In other words, Ritchie was contending that, merely because his DNA happened to be on the torch found at the crime scene, this in itself was not conclusive evidence of his guilt. Ritchie, of course, was using a special defence available in Scots Law known as incrimination – he was claiming that someone else [his brother] had committed the offence. Interestingly, Ritchie’s brother had previous convictions for theft, but these had involved commercial premises.
He further asserted that he may have loaned a torch to his brother in the last month or so. He contended that the torch given to his brother was a black rubber one. Unfortunately, for Ritchie the torch found at the locus was a black metallic item.
When speaking to students about the issue of corroboration in criminal law, I often ask them which sources of evidence might be used by a prosecutor to help secure a conviction? DNA evidence will almost always feature in the range of answers that I am given.
… but I should urge caution: it’s not an infallible source of evidence. It has to be put in context and the onus (or burden) about what the DNA tells the Court i.e. whether it can point the way to the accused being guilty beyond reasonable doubt remains very much the responsibility of the prosecution (or Crown).
The main thrust of Ritchie’s appeal to the High Court in Edinburgh was that the Sheriff had misdirected the jury which led to him being wrongly convicted.
Sadly, for Ritchie, the Appeal Court did not agree.
Statements by the Procurator Fiscal Depute concerning the veracity of Ritchie’s responses during a Police interview did not suggest that the onus was now placed on the defence to prove his innocence. An accused in a Scottish criminal trial is under no obligation to prove his/her innocence. Innocence is, after all, presumed and it remains the task for the prosecution to prove guilt.
Lord Carloway, the Lord Justice General, giving the opinion of the Appeal Court noted:
‘… that the sheriff made it clear that the onus remained on the Crown and that there was no such onus on the defence. The sheriff’s reference to hypothetical situations was merited in the circumstances. Anything said by the PFD [Procurator Fiscal Depute] was adequately covered by the sheriff in her general directions on onus; the sheriff being in the best position to determine what was required in order to correct any misconception that the jury might have had from what the PFD had said.’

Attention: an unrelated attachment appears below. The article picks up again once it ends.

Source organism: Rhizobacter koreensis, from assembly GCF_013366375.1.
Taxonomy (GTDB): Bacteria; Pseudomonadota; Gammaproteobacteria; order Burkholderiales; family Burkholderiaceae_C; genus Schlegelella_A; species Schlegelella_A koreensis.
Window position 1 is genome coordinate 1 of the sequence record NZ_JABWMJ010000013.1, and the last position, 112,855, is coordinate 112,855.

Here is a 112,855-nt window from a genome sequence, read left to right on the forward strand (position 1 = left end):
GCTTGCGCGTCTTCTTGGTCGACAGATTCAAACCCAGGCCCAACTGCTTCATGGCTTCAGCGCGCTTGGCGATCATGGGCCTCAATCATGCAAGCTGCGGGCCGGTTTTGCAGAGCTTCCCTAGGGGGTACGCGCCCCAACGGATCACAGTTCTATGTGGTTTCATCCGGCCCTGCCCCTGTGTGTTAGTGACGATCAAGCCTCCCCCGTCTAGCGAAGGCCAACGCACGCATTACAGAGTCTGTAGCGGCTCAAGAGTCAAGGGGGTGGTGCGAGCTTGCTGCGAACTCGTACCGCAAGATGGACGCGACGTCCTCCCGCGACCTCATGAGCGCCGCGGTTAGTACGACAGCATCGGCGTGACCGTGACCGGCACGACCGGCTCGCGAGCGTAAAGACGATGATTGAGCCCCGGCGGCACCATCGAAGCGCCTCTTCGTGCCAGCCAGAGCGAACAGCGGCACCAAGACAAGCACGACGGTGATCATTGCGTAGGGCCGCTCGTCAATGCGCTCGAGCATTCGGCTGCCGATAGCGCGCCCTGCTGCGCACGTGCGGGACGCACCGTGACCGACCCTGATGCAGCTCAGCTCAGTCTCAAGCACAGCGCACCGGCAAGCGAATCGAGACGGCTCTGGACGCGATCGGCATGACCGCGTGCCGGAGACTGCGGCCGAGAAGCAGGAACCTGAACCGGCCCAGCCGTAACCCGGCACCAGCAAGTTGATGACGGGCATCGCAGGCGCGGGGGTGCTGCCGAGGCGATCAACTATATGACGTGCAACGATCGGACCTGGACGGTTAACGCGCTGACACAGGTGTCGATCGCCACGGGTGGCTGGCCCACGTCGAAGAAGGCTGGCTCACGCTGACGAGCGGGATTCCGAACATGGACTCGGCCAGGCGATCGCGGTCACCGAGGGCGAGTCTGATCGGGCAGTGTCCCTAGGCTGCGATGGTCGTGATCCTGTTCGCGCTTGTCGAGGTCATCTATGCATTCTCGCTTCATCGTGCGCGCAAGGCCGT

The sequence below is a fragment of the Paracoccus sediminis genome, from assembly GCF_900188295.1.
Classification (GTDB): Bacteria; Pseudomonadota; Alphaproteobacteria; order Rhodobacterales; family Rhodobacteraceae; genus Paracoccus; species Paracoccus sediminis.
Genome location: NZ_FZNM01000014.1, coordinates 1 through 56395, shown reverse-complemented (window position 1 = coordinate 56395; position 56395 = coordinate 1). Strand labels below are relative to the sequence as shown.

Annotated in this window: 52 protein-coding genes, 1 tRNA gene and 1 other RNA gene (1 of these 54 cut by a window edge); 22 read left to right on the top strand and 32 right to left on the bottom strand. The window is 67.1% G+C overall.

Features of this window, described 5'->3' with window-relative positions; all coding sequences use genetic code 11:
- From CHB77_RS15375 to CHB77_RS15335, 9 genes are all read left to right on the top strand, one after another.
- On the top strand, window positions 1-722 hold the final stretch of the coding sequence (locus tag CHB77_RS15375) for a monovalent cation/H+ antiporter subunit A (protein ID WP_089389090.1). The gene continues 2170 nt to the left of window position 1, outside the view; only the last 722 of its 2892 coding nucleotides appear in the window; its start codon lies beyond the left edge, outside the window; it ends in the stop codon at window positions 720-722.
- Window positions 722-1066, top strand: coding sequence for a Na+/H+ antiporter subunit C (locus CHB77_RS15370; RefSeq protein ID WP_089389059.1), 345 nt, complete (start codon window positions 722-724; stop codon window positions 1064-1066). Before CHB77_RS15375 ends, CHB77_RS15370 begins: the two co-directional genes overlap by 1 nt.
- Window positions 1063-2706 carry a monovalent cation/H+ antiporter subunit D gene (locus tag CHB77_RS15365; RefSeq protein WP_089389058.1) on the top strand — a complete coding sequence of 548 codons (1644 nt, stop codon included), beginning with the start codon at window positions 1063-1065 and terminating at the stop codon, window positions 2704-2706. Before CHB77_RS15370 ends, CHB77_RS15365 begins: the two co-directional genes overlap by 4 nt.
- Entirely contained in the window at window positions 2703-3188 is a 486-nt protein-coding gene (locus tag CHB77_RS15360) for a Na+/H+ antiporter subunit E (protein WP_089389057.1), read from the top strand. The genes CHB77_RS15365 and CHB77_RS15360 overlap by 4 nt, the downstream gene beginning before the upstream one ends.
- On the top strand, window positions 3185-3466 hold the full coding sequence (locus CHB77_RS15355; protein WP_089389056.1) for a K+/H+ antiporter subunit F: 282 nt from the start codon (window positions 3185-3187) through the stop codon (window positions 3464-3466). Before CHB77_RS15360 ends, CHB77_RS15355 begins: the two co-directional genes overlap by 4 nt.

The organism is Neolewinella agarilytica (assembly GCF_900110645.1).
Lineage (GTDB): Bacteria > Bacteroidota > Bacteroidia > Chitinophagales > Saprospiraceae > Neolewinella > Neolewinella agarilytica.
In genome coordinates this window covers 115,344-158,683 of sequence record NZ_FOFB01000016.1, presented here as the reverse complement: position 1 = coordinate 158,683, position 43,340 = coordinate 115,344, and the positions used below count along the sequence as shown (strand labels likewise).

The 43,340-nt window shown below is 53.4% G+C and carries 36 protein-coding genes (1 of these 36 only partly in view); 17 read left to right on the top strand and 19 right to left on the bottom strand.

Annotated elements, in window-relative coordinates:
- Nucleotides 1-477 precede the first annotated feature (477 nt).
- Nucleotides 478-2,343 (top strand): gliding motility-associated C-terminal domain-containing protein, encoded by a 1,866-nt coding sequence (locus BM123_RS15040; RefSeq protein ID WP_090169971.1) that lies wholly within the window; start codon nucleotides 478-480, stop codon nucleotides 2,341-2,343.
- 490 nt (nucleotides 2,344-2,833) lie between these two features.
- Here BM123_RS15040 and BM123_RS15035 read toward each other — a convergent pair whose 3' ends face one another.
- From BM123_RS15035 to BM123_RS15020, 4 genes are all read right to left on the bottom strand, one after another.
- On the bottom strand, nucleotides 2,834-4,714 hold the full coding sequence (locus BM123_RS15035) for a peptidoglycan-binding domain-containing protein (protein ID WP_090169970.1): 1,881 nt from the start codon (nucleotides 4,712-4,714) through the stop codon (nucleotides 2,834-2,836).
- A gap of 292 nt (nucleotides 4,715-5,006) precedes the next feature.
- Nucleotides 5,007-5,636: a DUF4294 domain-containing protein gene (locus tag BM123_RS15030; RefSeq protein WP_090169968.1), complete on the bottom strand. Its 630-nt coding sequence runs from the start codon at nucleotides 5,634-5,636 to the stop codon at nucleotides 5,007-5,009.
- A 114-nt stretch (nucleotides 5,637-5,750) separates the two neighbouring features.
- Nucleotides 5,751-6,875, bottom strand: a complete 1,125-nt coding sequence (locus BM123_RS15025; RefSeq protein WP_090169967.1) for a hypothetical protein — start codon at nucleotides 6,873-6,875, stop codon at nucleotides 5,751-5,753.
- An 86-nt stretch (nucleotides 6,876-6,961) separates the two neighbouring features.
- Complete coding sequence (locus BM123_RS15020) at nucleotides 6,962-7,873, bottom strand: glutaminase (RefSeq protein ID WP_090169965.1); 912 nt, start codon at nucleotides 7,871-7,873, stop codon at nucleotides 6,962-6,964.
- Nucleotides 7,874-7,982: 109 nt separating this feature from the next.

Regarding the presence of the torch (belonging to the accused) at the locus, this was in itself a ‘highly incriminatory’ fact. Significantly, Ritchie had not identified the item when presented during his trial as being the torch that he claimed to have previously supplied to his brother.
In reviewing the testimony of the expert witnesses who spoke to the DNA evidence at the trial, Lord Carloway had the following to say:
‘Expert evidence about the deposit of DNA was led by both the Crown and the defence. There were various scenarios put to the experts about how DNA can be deposited, how long it could remain, how it could be transferred and whether it was primary or secondary. The sheriff described all of this evidence as essentially common sense. There was, however, a disagreement between the experts in relation to four peaks, which had been identified from the DNA print-out upon testing.’
The four peaks could either be artefacts (the Crown) or DNA belonging to an unknown person or persons (the defence).
The Crown submitted in its argument to the Appeal Court that the Sheriff had correctly emphasised to the jury “to scrutinise the evidence with care and be satisfied that there was an evidential basis for the submissions which had been made to them.”
Taking all of the above matters into consideration, there was no evidence to suggest that Michael Ritchie had suffered a miscarriage of justice and his appeal was refused.
A link to the judgement of the Appeal Court can be found below:
I’m currently in the fourth week of Semester 2 and I’m teaching Employment Law to a group of second year students. I usually begin this course by discussing the importance of an individual’s employment status.
In today’s world of work, the great divide very much rests upon whether a person has a contract of service OR a contract for services.
An employee is said to have a contract of service as defined by Section 230(1) of the Employment Rights Act 1996. Having this status potentially allows someone to acquire employment protection such as the right not to be unfairly dismissed; the right to a redundancy payment; the right to be the beneficiary of family friendly and flexible working practices.
After the first few lectures have been completed on employment status, I usually ask the students if they think this is an important issue?
Hopefully, if I have been doing my job properly and they have been listening to me, the penny will have dropped: it is more often better to be an employee than someone who works under a contract for services (e.g. zero hours workers, casual and atypical workers, freelancers and the genuinely self-employed).